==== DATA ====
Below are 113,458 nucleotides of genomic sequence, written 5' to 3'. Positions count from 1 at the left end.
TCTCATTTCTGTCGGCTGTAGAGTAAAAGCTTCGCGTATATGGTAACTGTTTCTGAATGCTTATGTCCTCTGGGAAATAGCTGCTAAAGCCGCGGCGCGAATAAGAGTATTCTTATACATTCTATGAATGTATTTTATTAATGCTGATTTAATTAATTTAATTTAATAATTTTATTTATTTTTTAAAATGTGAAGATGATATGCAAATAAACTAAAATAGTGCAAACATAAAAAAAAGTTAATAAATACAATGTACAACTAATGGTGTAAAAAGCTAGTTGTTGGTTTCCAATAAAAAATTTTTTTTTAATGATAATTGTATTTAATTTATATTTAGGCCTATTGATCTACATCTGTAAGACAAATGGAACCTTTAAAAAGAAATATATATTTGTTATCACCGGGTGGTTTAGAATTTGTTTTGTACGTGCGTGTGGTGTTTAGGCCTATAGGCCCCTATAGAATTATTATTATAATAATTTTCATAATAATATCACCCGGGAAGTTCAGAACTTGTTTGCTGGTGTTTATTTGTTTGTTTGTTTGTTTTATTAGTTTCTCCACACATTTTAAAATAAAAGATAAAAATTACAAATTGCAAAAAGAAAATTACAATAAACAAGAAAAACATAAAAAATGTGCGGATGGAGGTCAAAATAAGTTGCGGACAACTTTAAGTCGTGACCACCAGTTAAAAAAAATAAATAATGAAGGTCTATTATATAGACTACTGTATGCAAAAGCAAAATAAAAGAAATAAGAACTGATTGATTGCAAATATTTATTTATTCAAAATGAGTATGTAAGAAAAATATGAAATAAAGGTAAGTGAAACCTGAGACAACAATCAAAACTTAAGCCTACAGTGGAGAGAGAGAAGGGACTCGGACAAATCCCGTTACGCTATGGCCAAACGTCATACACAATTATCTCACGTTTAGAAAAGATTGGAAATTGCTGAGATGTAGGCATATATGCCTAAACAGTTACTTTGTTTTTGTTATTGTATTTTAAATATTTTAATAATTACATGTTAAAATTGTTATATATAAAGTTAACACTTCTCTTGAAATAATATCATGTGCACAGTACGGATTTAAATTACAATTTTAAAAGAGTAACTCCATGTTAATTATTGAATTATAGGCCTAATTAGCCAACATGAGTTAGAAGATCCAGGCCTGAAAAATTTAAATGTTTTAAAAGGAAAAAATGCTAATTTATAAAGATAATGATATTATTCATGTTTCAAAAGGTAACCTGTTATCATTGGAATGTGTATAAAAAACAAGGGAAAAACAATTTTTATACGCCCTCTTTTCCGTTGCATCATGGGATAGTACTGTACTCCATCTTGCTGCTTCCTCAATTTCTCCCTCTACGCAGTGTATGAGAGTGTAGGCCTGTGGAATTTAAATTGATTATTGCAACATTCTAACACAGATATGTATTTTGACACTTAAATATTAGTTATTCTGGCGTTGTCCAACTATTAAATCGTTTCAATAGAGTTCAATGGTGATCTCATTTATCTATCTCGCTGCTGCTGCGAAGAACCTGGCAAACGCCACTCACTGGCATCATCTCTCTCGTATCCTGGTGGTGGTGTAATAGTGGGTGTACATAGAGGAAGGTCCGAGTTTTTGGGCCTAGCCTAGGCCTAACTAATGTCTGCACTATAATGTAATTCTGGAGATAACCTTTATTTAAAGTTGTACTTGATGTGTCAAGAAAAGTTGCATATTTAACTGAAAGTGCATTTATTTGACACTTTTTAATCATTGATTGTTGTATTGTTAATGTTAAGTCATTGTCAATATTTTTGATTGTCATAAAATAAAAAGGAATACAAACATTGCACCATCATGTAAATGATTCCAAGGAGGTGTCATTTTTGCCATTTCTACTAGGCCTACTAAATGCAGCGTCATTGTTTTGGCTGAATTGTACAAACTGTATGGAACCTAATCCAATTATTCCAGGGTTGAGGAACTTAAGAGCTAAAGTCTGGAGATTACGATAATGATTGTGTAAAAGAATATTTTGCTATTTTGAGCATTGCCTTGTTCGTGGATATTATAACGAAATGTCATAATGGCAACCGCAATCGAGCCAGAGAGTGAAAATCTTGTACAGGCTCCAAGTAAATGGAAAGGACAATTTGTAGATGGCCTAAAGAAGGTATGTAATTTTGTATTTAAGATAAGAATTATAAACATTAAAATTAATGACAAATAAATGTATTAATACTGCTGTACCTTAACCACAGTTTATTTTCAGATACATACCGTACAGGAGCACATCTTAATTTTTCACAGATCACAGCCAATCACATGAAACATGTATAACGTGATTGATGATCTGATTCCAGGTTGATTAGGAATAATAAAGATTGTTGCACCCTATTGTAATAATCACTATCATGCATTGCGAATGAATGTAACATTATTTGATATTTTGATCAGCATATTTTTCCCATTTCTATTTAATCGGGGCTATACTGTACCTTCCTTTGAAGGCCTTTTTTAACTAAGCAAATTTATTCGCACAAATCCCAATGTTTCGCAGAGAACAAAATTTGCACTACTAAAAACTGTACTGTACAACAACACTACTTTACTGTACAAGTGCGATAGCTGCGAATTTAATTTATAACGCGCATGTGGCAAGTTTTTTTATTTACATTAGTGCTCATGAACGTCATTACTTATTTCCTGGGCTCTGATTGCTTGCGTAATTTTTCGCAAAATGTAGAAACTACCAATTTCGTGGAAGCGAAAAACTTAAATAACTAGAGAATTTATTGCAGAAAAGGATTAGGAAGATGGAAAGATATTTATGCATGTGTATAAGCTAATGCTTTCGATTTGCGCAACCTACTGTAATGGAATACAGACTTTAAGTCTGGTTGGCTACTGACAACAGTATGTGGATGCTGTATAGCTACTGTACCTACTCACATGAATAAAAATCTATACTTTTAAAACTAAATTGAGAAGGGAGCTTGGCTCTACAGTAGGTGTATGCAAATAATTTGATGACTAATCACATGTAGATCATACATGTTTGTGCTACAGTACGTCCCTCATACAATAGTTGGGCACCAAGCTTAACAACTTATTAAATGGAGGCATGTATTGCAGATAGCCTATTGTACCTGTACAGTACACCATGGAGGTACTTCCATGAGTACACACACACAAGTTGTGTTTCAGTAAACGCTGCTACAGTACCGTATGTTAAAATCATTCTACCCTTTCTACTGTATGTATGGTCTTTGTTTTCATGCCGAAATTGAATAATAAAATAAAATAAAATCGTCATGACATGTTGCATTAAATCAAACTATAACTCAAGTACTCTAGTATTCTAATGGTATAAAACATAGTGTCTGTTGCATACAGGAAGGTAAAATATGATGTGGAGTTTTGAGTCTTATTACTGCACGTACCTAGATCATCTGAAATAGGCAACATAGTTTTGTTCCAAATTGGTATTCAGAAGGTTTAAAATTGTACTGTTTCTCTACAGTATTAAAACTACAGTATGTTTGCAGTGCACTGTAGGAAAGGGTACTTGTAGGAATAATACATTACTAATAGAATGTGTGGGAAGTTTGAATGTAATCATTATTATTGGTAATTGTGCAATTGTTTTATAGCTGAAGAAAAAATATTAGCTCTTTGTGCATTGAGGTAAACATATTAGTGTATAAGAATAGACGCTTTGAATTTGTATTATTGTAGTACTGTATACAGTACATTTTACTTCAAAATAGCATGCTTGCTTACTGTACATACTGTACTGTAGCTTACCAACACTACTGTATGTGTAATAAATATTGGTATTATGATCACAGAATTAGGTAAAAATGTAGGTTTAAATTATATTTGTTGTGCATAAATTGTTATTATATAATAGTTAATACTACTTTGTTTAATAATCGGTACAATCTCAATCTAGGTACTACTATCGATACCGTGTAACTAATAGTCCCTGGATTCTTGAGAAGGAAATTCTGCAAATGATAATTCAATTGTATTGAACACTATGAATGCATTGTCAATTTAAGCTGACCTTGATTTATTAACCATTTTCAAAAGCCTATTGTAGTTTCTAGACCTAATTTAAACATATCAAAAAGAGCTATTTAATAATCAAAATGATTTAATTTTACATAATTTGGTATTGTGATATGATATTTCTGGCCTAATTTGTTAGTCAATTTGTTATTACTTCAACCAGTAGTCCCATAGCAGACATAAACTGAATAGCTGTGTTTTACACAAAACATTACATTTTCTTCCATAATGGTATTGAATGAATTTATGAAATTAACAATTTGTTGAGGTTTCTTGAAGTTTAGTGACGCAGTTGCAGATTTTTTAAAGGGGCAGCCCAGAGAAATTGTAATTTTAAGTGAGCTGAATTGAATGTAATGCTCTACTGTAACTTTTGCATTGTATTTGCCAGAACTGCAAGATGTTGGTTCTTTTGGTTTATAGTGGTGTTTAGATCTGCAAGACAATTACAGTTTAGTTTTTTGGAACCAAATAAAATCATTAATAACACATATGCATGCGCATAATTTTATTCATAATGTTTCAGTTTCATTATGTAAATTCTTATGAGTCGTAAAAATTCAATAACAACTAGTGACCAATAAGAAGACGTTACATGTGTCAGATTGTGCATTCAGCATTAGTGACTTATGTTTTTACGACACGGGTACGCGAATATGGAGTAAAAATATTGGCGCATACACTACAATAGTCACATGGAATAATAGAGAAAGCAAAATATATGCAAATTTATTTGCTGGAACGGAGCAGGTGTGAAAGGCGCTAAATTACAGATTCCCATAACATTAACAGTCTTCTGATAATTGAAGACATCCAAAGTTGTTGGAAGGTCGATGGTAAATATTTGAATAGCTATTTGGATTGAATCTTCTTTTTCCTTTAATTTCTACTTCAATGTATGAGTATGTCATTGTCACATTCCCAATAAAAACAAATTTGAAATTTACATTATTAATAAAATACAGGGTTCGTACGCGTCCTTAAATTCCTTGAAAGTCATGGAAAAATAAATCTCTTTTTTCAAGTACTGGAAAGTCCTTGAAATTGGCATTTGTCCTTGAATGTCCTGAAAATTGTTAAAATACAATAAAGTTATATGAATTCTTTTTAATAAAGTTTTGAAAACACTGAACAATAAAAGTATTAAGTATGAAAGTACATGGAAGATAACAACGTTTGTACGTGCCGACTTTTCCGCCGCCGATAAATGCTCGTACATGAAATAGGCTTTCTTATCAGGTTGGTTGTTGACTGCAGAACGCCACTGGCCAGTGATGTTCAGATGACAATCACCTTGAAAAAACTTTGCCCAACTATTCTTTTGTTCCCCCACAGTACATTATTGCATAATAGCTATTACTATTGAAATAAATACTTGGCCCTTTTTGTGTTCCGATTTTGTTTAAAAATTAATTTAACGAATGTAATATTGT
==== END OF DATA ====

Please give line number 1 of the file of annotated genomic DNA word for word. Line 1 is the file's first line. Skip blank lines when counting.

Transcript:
Below are 113,458 nucleotides of genomic sequence, written 5' to 3'. Positions count from 1 at the left end.